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San Diego, Los Angeles, and Orange County, Among the U.S. Markets with the Lowest Cap Rates

Industrial Most Stable Asset Class Due to Strong 2017 Rent Growth Expectations

San Diego CA— Capitalization rates on U.S. commercial real estate showed slight expansion, but were largely stable in the second half of last year, as ongoing investment demand, especially from foreign buyers, limited price softening from the rise in interest rates and cyclical factors, according to the latest research from global property advisor CBRE Group, Inc.

The CBRE North America Cap Rate Survey provides insights on movements for the major property asset classes. Cap rates in the second half of 2016 either largely stayed the same or increased
slightly compared to the first half of the year. The industrial sector remained the most stable sector, benefiting from market expectations that it will have stronger rent growth than other asset
classes in 2017.

  • In the office segment, Los Angeles is one of only two markets expected to show broad cap rate decreases across all segments in the first half of this year. While this is true for CBD assets across the U.S., Los Angeles stands out in that its suburban office segment is the only also expecting a broad cap rate compression. Investment in office assets has been driving overall investment activity in Southern California, with an especially strong appetite from foreign buyers interested in snapping up trophy assets in leading markets. This is now spreading from only the highest-visible assets in downtown to more suburban locations in Los Angeles, Orange County and San Diego. All three areas had a remarkable 2016 in terms of foreign investment.
  • Los Angeles, Orange County, and San Diego are among the U.S. markets with the lowest cap rates at 4.63 percent for Class A retail properties, and all experienced cap rate compression of 13 to 25 basis points. Investors still have a lot of faith in the high demand within coastal communities to outperform secondary markets in all economic climates. This demand is driven by locals as well as the continuing strong visitor influx.
  • Among stabilized Class A infill multifamily assets, Los Angeles and San Diego were among the markets with the lowest cap rates at 4 percent. California leads the country with the lowest suburban cap rates for multifamily. A shortage of multifamily housing, a growing economy, and a large renter population are all contributing to strong multifamily supply/demand fundamentals. These strong economic and demographic factors are fueling investor sentiment, which has driven cap rates to record lows.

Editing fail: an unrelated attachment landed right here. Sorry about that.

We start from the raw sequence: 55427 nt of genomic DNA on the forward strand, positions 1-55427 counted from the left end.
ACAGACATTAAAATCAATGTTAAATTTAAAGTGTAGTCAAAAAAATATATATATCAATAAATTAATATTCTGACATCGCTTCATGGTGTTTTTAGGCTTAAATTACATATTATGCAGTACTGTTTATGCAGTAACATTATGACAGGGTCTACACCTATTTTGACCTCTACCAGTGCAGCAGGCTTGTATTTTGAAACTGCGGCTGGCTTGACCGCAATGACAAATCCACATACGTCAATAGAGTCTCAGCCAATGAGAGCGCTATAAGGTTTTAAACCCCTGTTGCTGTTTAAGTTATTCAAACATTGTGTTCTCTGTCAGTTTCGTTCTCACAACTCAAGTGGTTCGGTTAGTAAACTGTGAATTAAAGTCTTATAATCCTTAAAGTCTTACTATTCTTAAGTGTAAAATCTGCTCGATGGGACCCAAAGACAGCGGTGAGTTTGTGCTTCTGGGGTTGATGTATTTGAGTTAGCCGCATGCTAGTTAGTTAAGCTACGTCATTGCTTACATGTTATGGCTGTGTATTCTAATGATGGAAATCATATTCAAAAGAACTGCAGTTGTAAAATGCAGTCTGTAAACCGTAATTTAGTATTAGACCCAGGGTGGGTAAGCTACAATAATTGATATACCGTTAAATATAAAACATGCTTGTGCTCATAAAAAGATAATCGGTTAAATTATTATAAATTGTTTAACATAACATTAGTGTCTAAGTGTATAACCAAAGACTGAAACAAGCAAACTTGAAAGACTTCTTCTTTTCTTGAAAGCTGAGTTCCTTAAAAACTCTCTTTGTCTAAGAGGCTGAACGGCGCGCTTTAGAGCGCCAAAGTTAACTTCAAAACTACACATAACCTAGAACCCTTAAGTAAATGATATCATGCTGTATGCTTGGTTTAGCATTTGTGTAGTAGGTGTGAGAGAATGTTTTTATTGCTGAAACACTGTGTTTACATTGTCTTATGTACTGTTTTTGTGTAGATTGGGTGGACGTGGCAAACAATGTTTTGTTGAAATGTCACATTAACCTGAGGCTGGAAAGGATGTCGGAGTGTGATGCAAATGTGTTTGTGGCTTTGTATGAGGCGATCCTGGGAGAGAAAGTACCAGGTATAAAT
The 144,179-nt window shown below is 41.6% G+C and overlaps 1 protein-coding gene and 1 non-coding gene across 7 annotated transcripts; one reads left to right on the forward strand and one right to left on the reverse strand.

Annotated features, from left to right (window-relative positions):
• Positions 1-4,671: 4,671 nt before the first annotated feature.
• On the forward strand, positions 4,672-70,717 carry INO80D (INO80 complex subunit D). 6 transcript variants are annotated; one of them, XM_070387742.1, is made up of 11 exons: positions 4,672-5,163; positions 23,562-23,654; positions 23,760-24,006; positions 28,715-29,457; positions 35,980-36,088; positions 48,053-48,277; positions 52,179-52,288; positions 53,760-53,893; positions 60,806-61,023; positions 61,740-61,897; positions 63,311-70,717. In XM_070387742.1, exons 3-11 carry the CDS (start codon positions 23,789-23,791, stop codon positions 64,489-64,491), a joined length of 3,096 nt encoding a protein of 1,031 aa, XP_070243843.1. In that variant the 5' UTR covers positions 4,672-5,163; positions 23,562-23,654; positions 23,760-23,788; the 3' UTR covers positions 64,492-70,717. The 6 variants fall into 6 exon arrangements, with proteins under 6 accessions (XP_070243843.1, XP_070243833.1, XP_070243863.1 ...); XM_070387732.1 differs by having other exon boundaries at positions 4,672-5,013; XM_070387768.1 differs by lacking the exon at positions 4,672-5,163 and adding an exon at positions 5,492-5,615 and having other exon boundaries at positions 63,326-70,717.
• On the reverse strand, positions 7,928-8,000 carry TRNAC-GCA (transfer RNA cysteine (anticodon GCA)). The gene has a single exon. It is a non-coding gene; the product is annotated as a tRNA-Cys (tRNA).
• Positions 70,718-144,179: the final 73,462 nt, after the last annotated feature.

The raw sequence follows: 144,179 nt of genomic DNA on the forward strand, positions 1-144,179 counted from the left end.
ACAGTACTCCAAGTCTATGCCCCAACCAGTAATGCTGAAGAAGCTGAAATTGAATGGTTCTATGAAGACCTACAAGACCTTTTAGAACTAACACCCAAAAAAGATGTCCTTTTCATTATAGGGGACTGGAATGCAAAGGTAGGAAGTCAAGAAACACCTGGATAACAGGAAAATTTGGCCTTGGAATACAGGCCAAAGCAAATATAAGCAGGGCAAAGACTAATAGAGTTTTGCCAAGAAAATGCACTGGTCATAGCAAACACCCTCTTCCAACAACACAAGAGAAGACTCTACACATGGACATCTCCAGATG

• The markets with the lowest cap rates for CBD full-service hotel properties were Washington, D.C. (6.00%), Seattle (6.25%), New York (6.25%), Boston (6.50%), Los Angeles, Orange County and San Diego (all at 6.75%). Los Angeles, Orange County and San Diego had a remarkable 2016 in terms of foreign investment, with high levels of foreign capital also allocated towards hotel assets, contributing to the low cap rates. Similar to other sectors, confidence in the continued attractiveness of coastal markets to locals and foreign visitors alike and the appreciation of property values continue to buoy demand in this category.

“The second half of 2016 was noteworthy for the election of Donald Trump and a Republican controlled congress, as well as a rising interest rate environment. Late cycle factors combined with rising interest rates put pressure on pricing towards the end of the year; however, strong capital flows, especially from foreign investors, meant that cap rate expansion was only modest,” said Spencer Levy, Americas Head of Research, CBRE.

“Despite concerns about capital flow controls in China, inbound real estate investment from that country in the last two months of the year was very strong. For the first time since 2007, China
was the largest foreign investor in U.S. real estate, accounting for approximately one-quarter of total cross-border investment,” Mr. Levy added.
Among the major commercial real estate sectors:

Robust fundamentals, along with record-setting metrics for net absorption and rental rate growth contributed to the industrial sector remaining as the most stable asset class. Tenant demand
exceeded new supply last year and that trend is expected to continue in the coming years. A large majority of markets expect industrial cap rates to remain unchanged in H1 2017 for both stabilized and value-add properties.

You can download the complete survey [Here]